1. Lehi was of the northern tribe of Manasseh (see Alma 10:3) but was living in the southern tribal lands of Judah.
2. See Karl W. Butzer, "Environmental Change in the Near East and Human Impact on the Land," in Civilizations of the Ancient Near East, ed. Jack M. Sasson (New York: Scribner's Sons, 1995), 1:123–51.
3. See Butzer, "Environmental Change in the Near East."
4. See Butzer, "Environmental Change in the Near East."
5. See Nigel Groom, Frankincense and Myrrh: A Study of the Arabian Incense Trade (London: Longman Group Ltd, 1981), 217–18.
6. See Arie S. Issar, Climate Changes during the Holocene and Their Impact on Hydrological Systems (Cambridge: Cambridge University Press, 2003), 227.
7. See Issar, Climate Changes during the Holocene, 227.
8. See Paul A. Kay and Douglas L. Johnson, "Estimation of Tigris-Euphrates Stream-flow from Regional Paleoenvironmental Proxy Data," in Climatic Change 3 (1981): 258.
9. See Groom, Frankincense and Myrrh, 217–19; J. Neumann and S. Parpola, "Climatic Change and the Eleventh-Tenth Century Eclipse of Assyria and Babylonia," Journal of Near Eastern Studies 46/3 (1987): 161–82.
10. See Issar, Climate Changes during the Holocene, 227.
11. See Yohanan Aharoni, The Archaeology of the Land of Israel (Jerusalem: Shikmona Publishing, 1978), 83–103.
12. Groom, Frankincense and Myrrh, 96.
13. Groom, Frankincense and Myrrh, 69.
14. Groom, Frankincense and Myrrh, 111.
15. See Groom, Frankincense and Myrrh, 218; J. Neumann, "Climate Change as a Topic in the Classical Greek and Roman Literature," Climatic Change 7/4 (1985): 441; Mebus A. Geyh, "The Paleohydrology of the Eastern Mediterranean," in Ofer Bar-Yosef and Renee S. Kra, eds., Late Quaternary Chronology and Paleoclimates of the Eastern Mediterranean (Tucson: Department of Geosciences, University of Arizona, 1994), 131–45; and Arie S. Issar, Water Shall Flow from the Rock: Hydrogeology and Climate in the Lands of the Bible (Berlin: Springer-Verlag, 1990), 11.
16. Hugh Nibley, Lehi in the Desert; The World of the Jaredites; There Were Jaredites (Salt Lake City: Deseret Book and FARMS, 1988), 50.
17. See George D. Potter and Richard Wellington, Lehi in the Wilderness: 81 New, Documented Evidences That the Book of Mormon Is a True History (Springville, UT: Cedar Fort, 2003), 55.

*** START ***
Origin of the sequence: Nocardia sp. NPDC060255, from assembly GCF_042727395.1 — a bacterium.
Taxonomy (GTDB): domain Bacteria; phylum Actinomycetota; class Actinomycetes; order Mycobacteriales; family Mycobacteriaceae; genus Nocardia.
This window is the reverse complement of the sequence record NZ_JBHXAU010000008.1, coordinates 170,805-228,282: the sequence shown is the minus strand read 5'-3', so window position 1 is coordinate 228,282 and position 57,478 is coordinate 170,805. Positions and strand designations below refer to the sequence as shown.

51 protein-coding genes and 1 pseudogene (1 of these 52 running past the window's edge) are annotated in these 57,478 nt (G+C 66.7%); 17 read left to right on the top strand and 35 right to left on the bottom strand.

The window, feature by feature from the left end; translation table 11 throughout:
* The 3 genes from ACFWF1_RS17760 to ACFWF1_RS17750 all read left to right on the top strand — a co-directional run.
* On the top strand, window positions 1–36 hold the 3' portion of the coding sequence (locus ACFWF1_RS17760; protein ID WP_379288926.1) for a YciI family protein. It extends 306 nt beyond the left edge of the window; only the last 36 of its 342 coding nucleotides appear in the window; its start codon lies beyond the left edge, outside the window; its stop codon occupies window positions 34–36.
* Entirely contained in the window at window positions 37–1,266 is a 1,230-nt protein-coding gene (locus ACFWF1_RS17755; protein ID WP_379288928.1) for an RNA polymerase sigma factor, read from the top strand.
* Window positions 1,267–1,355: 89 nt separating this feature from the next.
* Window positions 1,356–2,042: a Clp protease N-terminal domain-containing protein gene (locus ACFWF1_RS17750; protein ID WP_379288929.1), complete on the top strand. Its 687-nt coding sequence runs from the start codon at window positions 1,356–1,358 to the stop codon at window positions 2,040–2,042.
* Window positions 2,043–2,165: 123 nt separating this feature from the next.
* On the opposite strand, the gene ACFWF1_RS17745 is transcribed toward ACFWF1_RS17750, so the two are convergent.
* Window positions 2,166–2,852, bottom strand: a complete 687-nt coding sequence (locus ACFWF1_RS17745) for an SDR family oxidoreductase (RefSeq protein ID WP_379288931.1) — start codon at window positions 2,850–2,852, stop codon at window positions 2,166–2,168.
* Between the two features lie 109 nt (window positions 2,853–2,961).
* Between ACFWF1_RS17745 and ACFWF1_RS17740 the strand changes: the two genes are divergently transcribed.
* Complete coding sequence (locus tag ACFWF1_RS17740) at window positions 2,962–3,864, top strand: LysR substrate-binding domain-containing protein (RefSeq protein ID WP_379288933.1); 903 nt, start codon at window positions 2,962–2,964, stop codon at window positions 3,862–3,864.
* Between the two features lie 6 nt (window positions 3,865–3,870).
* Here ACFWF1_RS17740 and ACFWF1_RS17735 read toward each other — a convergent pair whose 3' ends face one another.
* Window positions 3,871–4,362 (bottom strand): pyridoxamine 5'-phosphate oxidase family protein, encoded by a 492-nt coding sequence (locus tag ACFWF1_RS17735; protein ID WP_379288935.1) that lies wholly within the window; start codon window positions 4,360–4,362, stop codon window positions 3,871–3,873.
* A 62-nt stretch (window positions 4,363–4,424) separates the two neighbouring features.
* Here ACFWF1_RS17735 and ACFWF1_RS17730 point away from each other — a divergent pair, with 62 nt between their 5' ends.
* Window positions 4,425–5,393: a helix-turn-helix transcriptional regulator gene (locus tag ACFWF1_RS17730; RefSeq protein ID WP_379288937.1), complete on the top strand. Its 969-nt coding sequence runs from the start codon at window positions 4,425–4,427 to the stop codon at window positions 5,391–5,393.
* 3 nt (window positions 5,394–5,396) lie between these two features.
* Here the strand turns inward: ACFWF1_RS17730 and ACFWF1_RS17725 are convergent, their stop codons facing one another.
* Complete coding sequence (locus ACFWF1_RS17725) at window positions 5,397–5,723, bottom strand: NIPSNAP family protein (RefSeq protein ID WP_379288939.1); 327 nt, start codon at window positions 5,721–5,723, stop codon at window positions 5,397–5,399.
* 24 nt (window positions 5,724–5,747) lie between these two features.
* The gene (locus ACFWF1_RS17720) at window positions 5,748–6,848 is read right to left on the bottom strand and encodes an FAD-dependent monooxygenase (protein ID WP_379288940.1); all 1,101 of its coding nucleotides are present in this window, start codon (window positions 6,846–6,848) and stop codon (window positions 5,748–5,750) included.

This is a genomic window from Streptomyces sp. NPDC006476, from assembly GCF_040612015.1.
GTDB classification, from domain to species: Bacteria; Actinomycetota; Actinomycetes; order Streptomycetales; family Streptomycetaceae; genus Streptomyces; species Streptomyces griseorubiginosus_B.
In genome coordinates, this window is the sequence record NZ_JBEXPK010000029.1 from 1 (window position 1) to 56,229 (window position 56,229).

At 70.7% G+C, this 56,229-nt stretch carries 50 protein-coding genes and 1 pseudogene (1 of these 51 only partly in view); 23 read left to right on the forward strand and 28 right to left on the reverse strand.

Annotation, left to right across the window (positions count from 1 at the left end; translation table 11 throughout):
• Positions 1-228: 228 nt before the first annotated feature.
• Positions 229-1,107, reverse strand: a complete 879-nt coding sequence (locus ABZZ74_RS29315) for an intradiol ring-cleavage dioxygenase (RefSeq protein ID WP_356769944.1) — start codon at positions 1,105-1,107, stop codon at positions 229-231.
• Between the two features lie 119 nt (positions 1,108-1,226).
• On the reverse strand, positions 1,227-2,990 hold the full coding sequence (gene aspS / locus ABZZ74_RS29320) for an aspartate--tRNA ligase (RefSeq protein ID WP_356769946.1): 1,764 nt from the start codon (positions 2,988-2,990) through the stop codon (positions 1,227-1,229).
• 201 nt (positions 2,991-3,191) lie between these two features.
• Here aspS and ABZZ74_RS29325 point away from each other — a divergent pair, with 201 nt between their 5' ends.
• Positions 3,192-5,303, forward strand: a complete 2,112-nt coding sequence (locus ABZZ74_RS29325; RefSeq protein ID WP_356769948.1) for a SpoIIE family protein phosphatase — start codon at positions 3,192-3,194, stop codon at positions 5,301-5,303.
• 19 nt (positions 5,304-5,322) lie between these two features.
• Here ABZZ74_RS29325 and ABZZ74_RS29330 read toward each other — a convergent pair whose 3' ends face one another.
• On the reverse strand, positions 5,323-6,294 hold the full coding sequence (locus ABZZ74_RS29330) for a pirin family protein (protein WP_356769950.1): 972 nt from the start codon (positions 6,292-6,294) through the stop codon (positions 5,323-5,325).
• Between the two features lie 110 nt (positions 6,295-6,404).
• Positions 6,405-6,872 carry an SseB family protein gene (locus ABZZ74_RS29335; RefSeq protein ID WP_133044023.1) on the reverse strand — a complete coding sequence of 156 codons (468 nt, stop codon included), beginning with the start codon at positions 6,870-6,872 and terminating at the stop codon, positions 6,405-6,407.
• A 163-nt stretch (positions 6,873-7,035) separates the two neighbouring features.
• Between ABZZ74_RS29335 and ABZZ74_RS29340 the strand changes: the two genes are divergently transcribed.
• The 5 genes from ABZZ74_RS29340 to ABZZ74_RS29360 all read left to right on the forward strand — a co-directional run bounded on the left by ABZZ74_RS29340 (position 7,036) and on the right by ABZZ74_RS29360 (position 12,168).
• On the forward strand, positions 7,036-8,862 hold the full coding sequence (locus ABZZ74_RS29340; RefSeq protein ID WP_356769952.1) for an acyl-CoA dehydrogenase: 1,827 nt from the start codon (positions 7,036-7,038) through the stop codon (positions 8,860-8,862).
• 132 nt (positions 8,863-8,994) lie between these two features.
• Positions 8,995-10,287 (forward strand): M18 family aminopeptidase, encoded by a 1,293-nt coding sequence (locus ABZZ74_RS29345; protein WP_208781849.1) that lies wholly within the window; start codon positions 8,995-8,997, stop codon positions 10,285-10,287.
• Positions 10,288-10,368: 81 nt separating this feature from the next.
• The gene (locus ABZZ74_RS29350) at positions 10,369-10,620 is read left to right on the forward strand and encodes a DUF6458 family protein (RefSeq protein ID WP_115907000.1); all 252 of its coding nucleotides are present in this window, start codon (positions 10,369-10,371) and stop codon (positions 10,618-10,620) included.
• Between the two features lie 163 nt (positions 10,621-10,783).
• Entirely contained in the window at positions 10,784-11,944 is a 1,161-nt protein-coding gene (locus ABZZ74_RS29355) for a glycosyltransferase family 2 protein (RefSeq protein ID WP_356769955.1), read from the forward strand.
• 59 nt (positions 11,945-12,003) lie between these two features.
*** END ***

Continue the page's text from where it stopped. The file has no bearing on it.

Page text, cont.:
18. See Potter and Wellington, Lehi in the Wilderness, 5.
19. See S. Kent Brown, "A Case for Lehi's Bondage in Arabia," JBMS 6/2 (1997): 206–8.
20. See Michael Lloyd Ingraham et al., "Saudi Arabian Comprehensive Survey Program: Preliminary Report on a Reconnaissance Survey of the Northwestern Province (With a Note on a Brief Survey of the Northern Province)," ATLAL: The Journal of Saudi Arabian Archaeology 5 (1981): 73.
21. A perched water table is formed where an impervious bed of limited horizontal extent (e.g., clay or granite) is overlain by permeable rock material (e.g., sandstone or alluvium). Rainwater accumulates in the permeable and porous upper rock material but cannot penetrate downward into the impervious rock. Thus water builds up on the impermeable surface and flows out where that surface is exposed by erosion, as in the floor of a canyon. A perched water table in the desert lies much nearer the surface than the regional water table, which may lie at very great depth.
22. See George D. Potter, "A New Candidate in Arabia for the 'Valley of Lemuel,'" JBMS 8/1 (1999): 61.
23. See Ingraham et al., "Saudi Arabian Comprehensive Survey Program," 62.
24. It is noted here that no report of children being born appears in the record before the party left Nahom (see 1 Nephi 17:1). This in no way precludes the earlier birth of children, and to assume from this that Lehi departed Nahom nine months after Ishmael's daughters arrived at Lehi's camp would be an unfounded assumption. Lehi's complete journey took eight years (see 17:4) and over 2,000 miles. If he left Nahom after one year on the trail, the remaining seven years and 700 miles are summed up in three scriptural verses (see 17:1–3).
25. See Ingraham et al., "Saudi Arabian Comprehensive Survey Program," 59.
26. Ingraham et al., "Saudi Arabian Comprehensive Survey Program," 75.
27. See Potter and Wellington, Lehi in the Wilderness, 57.
28. See Ingraham et al., "Saudi Arabian Comprehensive Survey Program," 62.
29. See Potter and Wellington, Lehi in the Wilderness, 9.